After completing a general reading, with some interpretation, I would fully dive into interpreting the text with a class. Cathy feels the need to create this imaginary superiority from Esperanza, Lucy, and Rachel, because she feels prideful and ashamed about her own life. She is starting to lose her friends; Alicia doesn’t like her, Lucy and Rachel are distasteful and beneath her, and Esperanza is new. As the neighborhood floods with more Hispanics, Cathy and her family begin to feel displaced and out of their element. They are an isolated white family in the midst of a booming Hispanic neighborhood and it’s growing uncomfortable, regardless of the economic problems. As in the chapter “Those Who Don’t” (28), Mango Street is a safe neighborhood for “brown people,” because they know each other and they share a culture. For Cathy’s family, however, their culture is no longer a part of the neighborhood, and they feel scared and outnumbered. The feelings of superiority, or being prejudicial, are defense mechanisms for the fear that Cathy has toward their neighbors.

In the paragraph describing the cats, Cisneros uses a lilting, poetic rhythm with delightful images: “Baby cats, big cats, skinny cats, sick cats. Cats asleep like little donuts… Cats taking a walk on the dinner table” (13), and she makes it seem like a cat wonderland, when it is actually an atrocious infestation. By sprinkling in “sick cats” and the absurdity of so many cats, Cisneros tucks in an undertone of the poor condition of the house. Cathy also claims to be related to the queen of France. She says someday they will inherit a huge estate, and they are just in the slums temporarily. I would ask my class about whether these things are true or false, leading to the question of why Cathy feels the need to embellish her stories. The title, “Cathy, Queen of Cats,” is excellently-crafted, because Cathy is definitely not French royalty, but she still pretends to be a princess in her run-down, cat infested kingdom, so that she can feel better about her situation.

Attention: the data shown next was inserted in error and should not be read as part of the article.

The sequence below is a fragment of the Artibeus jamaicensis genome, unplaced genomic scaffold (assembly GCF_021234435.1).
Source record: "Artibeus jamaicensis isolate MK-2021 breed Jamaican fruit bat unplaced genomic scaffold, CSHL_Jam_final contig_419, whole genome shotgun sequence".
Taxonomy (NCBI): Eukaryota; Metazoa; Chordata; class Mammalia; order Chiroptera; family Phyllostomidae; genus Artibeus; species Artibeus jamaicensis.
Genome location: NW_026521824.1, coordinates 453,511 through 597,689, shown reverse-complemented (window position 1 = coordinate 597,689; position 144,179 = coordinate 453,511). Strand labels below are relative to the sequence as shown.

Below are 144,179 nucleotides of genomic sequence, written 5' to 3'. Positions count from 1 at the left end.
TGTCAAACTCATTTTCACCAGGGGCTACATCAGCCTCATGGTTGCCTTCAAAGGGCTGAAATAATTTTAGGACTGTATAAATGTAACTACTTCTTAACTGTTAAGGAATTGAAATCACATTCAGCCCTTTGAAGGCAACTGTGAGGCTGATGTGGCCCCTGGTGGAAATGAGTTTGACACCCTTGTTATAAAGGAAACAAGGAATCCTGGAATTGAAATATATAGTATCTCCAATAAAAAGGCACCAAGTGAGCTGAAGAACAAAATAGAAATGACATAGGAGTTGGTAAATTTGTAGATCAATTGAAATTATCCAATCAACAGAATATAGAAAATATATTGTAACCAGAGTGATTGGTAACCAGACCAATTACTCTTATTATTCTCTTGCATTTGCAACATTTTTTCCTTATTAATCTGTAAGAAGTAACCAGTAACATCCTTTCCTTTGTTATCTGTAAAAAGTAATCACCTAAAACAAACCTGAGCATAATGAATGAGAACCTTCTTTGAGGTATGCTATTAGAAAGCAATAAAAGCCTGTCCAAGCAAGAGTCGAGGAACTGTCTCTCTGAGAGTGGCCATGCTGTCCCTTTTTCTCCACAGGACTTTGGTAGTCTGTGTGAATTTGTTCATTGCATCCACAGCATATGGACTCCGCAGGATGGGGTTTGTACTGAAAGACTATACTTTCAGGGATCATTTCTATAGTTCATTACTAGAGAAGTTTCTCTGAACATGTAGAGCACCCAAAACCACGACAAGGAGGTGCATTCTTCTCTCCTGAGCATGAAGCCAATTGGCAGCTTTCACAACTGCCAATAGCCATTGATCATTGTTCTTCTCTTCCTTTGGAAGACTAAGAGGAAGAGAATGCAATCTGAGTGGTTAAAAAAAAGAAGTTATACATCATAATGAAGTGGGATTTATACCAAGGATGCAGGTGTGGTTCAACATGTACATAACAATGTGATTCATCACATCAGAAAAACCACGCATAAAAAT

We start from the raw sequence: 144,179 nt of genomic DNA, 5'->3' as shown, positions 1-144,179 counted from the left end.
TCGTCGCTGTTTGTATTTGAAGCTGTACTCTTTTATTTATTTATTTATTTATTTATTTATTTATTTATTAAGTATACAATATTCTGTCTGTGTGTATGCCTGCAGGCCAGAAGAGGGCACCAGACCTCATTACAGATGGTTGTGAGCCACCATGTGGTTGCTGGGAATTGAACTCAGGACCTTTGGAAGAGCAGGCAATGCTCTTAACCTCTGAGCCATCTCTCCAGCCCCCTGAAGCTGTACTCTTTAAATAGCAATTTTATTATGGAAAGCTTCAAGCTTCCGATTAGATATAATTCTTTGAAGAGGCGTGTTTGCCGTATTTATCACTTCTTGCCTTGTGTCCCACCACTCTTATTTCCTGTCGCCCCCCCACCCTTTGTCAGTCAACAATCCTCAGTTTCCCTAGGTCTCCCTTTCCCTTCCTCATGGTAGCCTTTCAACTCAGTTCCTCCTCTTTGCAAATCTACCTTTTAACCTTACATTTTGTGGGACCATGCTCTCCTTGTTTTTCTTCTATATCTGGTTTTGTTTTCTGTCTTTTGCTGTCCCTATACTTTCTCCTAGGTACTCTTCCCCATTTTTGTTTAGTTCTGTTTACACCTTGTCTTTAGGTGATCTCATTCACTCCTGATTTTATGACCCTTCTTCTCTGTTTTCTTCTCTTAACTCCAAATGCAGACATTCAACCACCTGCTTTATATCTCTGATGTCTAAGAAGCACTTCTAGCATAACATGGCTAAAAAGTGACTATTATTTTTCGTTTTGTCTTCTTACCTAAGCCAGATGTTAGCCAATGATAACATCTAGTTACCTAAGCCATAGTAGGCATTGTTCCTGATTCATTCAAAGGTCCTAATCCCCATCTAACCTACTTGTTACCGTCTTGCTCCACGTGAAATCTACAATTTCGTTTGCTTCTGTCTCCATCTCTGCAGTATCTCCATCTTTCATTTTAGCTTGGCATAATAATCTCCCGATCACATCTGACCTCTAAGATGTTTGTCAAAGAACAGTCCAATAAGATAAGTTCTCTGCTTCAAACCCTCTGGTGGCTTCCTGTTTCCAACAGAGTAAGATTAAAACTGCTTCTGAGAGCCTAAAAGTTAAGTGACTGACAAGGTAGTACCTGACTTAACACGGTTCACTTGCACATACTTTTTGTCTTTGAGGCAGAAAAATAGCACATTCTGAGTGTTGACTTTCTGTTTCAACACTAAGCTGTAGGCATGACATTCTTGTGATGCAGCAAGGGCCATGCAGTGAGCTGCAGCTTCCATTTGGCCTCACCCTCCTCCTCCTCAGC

To take the discussion further, I might ask a class their own opinions about the passage. Should we pity Cathy, even though she’s mean, hypocritical, and prejudicial? Was her prejudice or imaginative story-telling an appropriate response to her fear? Was it right for her family to move away, just because “the neighborhood is getting bad?” Should she have assimilated into the Spanish-speaking world, or is moving out the best thing to do to preserve her own culture? Which is more important, living in a community that exclusively shares your culture, or living isolated in someone else’s culture to have more diversity?
I also might ask a class to imagine turning the tables; what if Esperanza had grow up in a
neighborhood that was slowly growing more white (with the same economic class)? Would she
feel out of place, coming out of a Hispanic culture? Would she want to leave, too?

I want my class to come out of a study on this chapter realizing how cultural isolation can manifest itself in things like fear, or prejudice. It is important to know that neighborhoods and people groups can gain false reputations because of a cultural gap, and that this is one of the main factors contributing to the importance of studying other cultures.

Works Cited

Cisneros, Sandra. The House on Mango Street. New York: Vintage, 1991. Print.
Scholes, Robert. “The Text in the Class.” Textual Power. New Haven: Yale U.P., 1985. 18-38. Print.